McPartland's Trainings

Ray McPartland '97 trains police officers and civilians on how to prepare for active-shooter situations. Read what he has to say.

McPartland conducts virtual reality training.
McPartland conducts virtual reality training.

Detective Ray McPartland ’97 on What Civilians Can Do to Prepare for an Active Shooter

McPartland occasionally runs civilian training sessions at schools or businesses and said the most important thing for civilians and bystanders to know is that they need to be prepared. The Department of Homeland Security recommends a “Run, Hide, or Fight” approach, which McPartland endorses, and he encourages people to think through those options on a regular day, because you won’t be able to think as clearly when confronted with a potential life-threatening situation. 

“If you work in the same place or same office every day, you should be able to figure out, well, how many exits do I have here? Where would I go if he came in that door?” he said. “You have to think about the unthinkable, which nobody wants to do.”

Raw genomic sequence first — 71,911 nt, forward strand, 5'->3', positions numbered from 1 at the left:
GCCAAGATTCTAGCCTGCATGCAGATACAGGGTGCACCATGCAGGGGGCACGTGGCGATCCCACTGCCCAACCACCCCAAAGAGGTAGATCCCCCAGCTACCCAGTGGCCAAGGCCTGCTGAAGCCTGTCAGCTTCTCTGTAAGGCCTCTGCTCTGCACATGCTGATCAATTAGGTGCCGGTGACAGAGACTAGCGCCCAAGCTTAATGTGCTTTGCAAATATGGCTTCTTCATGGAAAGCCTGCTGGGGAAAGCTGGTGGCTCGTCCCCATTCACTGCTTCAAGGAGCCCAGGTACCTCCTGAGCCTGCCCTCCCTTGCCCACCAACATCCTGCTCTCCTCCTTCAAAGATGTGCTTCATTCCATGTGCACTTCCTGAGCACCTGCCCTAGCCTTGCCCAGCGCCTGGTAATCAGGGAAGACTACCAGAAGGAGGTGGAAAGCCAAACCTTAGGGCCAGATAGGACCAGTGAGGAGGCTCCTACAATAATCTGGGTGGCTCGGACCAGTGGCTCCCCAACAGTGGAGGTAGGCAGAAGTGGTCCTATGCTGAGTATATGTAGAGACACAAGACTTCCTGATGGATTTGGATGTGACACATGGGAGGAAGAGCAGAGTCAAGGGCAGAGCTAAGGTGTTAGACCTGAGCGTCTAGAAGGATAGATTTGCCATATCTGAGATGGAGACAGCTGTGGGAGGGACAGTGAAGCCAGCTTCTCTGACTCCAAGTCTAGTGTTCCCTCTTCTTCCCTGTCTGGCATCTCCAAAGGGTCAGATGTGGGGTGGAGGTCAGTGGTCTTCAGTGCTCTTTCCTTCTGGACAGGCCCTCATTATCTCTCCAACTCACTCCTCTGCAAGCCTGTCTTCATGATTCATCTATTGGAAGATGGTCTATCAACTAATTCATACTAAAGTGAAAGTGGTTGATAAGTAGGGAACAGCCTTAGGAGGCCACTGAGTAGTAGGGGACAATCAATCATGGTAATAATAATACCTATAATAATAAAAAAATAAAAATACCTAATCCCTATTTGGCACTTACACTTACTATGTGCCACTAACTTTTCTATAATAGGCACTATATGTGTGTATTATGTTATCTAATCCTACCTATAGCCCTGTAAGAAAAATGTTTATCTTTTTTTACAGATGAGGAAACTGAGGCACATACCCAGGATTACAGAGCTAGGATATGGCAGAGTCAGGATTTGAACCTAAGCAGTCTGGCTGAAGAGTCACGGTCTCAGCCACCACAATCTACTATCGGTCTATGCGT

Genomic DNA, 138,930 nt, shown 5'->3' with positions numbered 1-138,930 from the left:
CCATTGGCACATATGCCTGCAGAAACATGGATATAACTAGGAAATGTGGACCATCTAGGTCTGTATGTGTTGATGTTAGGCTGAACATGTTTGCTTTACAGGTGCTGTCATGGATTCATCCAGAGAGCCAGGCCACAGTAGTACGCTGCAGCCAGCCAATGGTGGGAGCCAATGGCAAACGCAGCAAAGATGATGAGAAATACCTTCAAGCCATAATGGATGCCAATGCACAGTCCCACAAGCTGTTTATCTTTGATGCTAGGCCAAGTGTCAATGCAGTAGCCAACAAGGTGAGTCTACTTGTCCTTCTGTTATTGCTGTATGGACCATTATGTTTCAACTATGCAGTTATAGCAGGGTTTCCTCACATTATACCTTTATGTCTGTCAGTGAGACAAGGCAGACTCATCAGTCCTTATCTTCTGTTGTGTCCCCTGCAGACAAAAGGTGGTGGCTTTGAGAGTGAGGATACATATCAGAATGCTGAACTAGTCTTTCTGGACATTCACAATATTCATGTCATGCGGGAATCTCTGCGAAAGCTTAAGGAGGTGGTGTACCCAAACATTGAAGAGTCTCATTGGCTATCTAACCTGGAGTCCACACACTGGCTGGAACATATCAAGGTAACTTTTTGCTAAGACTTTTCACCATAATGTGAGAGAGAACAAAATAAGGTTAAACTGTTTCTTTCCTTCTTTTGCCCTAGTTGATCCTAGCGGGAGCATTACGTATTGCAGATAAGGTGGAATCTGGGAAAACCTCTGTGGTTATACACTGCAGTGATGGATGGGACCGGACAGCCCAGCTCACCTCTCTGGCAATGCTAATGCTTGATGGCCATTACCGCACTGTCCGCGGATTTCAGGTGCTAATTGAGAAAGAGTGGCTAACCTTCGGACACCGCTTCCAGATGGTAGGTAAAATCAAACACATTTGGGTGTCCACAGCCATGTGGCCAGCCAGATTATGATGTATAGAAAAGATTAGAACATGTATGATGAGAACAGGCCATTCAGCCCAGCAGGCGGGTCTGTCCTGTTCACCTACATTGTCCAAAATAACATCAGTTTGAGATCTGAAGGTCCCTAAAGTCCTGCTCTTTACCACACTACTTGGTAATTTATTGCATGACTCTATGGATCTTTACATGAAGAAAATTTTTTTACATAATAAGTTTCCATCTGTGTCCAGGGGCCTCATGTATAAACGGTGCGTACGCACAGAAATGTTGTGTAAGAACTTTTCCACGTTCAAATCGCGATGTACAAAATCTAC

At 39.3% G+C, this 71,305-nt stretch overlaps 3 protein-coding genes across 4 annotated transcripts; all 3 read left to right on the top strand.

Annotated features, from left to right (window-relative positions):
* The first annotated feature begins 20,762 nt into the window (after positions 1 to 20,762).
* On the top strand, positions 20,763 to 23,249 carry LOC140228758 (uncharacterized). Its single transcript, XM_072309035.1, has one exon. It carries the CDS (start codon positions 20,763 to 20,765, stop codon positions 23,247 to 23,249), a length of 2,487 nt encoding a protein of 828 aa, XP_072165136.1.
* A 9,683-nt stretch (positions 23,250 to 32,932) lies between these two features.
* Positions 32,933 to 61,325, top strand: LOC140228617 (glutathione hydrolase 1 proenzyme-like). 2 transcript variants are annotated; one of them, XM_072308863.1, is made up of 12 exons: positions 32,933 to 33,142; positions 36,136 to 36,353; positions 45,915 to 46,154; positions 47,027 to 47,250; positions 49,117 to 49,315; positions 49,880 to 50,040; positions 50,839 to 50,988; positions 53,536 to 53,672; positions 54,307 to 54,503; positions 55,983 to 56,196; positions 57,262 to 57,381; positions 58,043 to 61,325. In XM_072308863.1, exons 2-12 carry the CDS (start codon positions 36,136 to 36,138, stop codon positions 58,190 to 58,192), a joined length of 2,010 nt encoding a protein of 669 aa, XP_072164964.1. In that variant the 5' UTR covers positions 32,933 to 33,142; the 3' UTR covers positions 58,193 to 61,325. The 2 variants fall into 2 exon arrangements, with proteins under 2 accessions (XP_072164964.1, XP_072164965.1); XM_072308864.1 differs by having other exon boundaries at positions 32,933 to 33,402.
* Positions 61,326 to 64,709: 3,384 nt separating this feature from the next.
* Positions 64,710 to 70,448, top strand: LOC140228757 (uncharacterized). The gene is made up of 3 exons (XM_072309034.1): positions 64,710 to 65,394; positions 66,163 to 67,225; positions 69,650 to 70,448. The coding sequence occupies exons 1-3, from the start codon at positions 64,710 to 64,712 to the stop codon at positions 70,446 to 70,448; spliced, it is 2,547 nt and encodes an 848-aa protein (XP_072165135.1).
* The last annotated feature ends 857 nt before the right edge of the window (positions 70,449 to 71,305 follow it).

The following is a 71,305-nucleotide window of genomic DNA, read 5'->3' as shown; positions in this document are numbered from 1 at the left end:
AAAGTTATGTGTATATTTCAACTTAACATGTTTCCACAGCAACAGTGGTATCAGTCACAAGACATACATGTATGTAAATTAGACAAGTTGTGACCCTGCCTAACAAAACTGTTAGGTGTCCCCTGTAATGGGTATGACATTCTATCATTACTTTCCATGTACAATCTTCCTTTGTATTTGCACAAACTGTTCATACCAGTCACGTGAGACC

Detective Ray McPartland ’97 on the Future of Counterterrorism Training

The counterterrorism field is constantly adapting as shooters and terrorists become more sophisticated. The media and social-media publicity surrounding these events give perpetrators insight into how law enforcement prepares.

“They publicize the event to such a degree that the next guy watches and reads to see what didn’t work,” said McPartland. “We’ve seen this evolution of shooters that is unfortunate and makes us continue to work harder. Say the last one used body armor, then I’ve got to train officers to shoot differently or be prepared to respond in an alternate manner.”

His training sessions encompass lectures and hands-on tactical training, ranging from exercises with pieces on a board to computer simulations to virtual-reality situations.

McPartland said that training has changed since millennials entered the department. Classroom lecture alone doesn’t always work and that’s where virtual reality training comes in. “We need to adapt to the current audience and that audience is young and tech-savvy. Within the next five or six years, maybe 10 at the most, that will be the way the way the trainings are going. It offered a lot of opportunities to do things I could never do in a reality-based training, like surrounding the trainees with another 50 or 60 virtual people on a digitally rendered city street. I don’t have the personnel, resources, or time to do that in real training,” he said.

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